Diabetes Self-Management Blog

Editor’s note: The research described in this post aims to halt or reverse Type 1 diabetes very early in its course and does not directly apply to people who have had the disease longer than a few months. Given that limited funding is available for any kind of diabetes research, do you think this is the right place to focus research dollars? If not, what would you like diabetes researchers to focus on? And how should Type 2 diabetes research fit in? Leave a comment below!


As a medical writer who frequently covers diabetes research, I’ve never sensed so much excitement in the air about the prospect of a significant breakthrough for Type 1 diabetes. Right now, a number of approaches are being tested very early in the course of Type 1 diabetes to see if they can slow, halt, or even reverse the destruction of the insulin-producing pancreatic beta cells by the T cells of the immune system. While none of these approaches is designed to reverse long-term Type 1 diabetes, the success of any treatment could lead to valuable knowledge that may one day lead to a cure. Here are some of the more promising ongoing clinical trials I’ve come across.

The New Kids on the Block

Many researchers believe — and I agree — that it’s important to test as many potential therapies as possible, because no one really knows which agents or combinations of agents will ultimately be most effective. The following are a couple of relatively new therapies being tested for recent-onset Type 1 diabetes.

Prochymal. A Phase II trial is currently recruiting participants to test the effects of a cell-based therapy called Prochymal. The active ingredient in Prochymal is a preparation of adult stem cells collected from the bone marrow of healthy volunteers. Researchers are studying whether, after migrating to the pancreas, these cells can halt the immune attack on the beta cells so that they can remain functional and possibly even regenerate. Participants in the trial must be 18–30 years old and have been diagnosed with Type 1 diabetes between two and 16 weeks before being screened for eligibility. They will receive three intravenous infusions of either Prochymal or a placebo (inactive agent) 30 days apart. The researchers will then compare the treatment and placebo groups using a number of measurements, including C-peptide response (a measure of pancreatic function), insulin required, HbA1c level, episodes of hypoglycemia, and blood level of certain diabetes-associated autoantibodies (proteins created during an immune-system attack on part of the body, such as the pancreatic beta cells).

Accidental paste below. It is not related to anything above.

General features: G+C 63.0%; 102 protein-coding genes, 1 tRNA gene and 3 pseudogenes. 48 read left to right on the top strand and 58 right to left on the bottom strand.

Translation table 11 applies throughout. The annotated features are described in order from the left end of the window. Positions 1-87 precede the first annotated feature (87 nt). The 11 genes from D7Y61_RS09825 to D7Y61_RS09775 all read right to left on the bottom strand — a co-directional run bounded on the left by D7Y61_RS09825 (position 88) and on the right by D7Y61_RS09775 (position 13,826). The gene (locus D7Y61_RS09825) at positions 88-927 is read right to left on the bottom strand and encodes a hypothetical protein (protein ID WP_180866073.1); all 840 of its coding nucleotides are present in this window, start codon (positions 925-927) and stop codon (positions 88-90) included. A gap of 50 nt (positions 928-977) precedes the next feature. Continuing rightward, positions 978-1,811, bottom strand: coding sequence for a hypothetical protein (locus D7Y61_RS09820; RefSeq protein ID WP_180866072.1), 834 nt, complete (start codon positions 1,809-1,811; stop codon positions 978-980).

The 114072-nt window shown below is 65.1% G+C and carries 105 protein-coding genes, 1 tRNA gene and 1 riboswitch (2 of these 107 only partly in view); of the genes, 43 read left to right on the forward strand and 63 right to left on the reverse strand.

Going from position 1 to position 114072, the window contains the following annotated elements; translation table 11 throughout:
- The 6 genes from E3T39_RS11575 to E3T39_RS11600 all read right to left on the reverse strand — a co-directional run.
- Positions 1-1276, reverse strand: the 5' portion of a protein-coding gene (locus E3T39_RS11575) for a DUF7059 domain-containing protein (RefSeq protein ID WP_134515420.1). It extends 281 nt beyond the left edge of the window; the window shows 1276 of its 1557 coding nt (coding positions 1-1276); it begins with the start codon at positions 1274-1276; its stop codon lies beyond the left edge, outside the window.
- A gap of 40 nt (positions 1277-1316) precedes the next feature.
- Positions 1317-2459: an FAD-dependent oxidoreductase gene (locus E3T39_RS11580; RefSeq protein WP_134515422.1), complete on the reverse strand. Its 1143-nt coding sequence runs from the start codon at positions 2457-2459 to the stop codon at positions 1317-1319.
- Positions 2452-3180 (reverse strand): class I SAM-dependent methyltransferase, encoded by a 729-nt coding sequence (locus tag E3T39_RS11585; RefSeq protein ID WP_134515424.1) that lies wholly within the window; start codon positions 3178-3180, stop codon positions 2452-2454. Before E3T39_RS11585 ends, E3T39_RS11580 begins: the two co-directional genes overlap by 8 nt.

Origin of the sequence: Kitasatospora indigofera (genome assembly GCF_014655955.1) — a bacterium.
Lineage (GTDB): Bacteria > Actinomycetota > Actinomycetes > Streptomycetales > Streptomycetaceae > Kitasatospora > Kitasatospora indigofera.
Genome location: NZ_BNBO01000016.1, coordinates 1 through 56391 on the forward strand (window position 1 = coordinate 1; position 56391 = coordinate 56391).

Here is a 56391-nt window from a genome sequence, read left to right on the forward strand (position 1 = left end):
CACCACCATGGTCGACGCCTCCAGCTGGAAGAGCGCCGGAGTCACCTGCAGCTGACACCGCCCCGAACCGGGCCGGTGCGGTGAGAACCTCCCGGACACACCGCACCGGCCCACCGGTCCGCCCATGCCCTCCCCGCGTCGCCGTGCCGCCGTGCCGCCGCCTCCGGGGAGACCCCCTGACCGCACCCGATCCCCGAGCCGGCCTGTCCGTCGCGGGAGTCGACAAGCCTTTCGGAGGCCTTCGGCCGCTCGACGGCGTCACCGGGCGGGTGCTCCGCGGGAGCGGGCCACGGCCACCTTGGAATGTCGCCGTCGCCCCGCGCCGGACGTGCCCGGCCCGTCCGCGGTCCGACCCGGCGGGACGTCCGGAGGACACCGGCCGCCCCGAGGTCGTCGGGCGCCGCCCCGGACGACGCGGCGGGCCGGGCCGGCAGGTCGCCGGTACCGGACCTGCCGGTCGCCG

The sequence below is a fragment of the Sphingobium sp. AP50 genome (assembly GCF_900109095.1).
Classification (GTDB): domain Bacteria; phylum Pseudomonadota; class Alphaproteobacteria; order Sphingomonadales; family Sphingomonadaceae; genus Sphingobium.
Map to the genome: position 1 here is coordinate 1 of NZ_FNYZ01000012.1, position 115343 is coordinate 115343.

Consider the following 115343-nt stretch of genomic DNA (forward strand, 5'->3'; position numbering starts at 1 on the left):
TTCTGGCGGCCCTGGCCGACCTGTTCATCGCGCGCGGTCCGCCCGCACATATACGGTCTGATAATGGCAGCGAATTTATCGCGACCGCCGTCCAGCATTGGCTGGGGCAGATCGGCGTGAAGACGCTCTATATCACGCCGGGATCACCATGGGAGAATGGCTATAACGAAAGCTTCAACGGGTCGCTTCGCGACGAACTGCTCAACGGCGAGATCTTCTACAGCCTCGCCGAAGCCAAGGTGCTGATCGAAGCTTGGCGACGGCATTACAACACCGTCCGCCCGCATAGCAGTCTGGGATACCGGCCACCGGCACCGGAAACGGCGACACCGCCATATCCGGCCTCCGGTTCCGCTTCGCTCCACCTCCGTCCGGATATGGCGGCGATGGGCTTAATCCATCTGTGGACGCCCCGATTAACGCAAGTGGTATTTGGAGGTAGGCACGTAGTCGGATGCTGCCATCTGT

START. The Phase II START study is recruiting volunteers to test the potential benefits of a drug called thymoglobulin, which traditionally has been used to prevent the rejection of transplanted organs. Thymoglobulin is thought to work in at least two ways: by eliminating destructive T cells from circulation, and by altering the way the remaining T cells work. Participants must be 12–35 years old and have been diagnosed with Type 1 diabetes no more than 12 weeks before entering the study. They will receive an escalating four-day regimen of thymoglobulin injections or four daily injections of saline solution. The treatment and placebo groups will be compared based on C-peptide response.

The Front-Runners

The two most promising trials, in my opinion, are the ones testing a class of treatments called anti-CD3 monoclonal antibodies. Both of the substances used in these studies have already been tested in humans with Type 1 diabetes and have shown promising results.